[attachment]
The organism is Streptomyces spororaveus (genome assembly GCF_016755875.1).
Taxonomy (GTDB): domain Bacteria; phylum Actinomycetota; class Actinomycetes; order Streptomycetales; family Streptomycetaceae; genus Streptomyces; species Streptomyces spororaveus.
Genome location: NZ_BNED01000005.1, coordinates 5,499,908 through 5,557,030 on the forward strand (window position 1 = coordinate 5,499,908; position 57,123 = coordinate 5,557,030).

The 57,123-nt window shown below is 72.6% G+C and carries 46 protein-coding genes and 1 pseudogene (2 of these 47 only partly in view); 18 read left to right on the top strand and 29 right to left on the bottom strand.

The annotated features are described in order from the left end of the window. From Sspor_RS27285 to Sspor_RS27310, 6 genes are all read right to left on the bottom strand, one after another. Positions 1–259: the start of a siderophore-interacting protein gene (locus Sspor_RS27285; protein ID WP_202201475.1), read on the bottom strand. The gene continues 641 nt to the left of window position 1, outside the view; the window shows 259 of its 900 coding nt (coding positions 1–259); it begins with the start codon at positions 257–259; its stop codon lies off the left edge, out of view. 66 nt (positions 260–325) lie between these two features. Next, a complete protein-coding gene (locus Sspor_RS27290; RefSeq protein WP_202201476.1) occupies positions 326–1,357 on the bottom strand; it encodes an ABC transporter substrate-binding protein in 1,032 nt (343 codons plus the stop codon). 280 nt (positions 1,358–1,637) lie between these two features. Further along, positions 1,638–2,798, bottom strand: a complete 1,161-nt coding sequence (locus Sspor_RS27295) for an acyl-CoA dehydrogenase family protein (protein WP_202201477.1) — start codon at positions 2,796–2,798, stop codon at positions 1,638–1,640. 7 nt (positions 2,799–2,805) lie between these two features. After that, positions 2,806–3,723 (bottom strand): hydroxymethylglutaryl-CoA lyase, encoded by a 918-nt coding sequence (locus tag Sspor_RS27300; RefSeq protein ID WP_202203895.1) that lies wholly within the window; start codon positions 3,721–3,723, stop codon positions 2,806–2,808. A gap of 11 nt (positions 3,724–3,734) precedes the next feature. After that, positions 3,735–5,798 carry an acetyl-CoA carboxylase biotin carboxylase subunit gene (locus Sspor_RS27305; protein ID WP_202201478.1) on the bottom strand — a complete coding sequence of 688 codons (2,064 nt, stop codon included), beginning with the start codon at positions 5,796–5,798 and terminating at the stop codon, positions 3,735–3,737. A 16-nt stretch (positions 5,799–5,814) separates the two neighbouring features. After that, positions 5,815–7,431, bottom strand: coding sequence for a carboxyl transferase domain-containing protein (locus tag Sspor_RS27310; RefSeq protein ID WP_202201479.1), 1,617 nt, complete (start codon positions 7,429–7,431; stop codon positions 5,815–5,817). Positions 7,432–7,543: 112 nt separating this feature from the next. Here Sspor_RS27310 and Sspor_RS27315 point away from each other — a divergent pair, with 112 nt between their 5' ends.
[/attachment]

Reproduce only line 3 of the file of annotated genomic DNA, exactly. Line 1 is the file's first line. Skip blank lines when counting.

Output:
Genome location: NZ_BNED01000005.1, coordinates 5,499,908 through 5,557,030 on the forward strand (window position 1 = coordinate 5,499,908; position 57,123 = coordinate 5,557,030).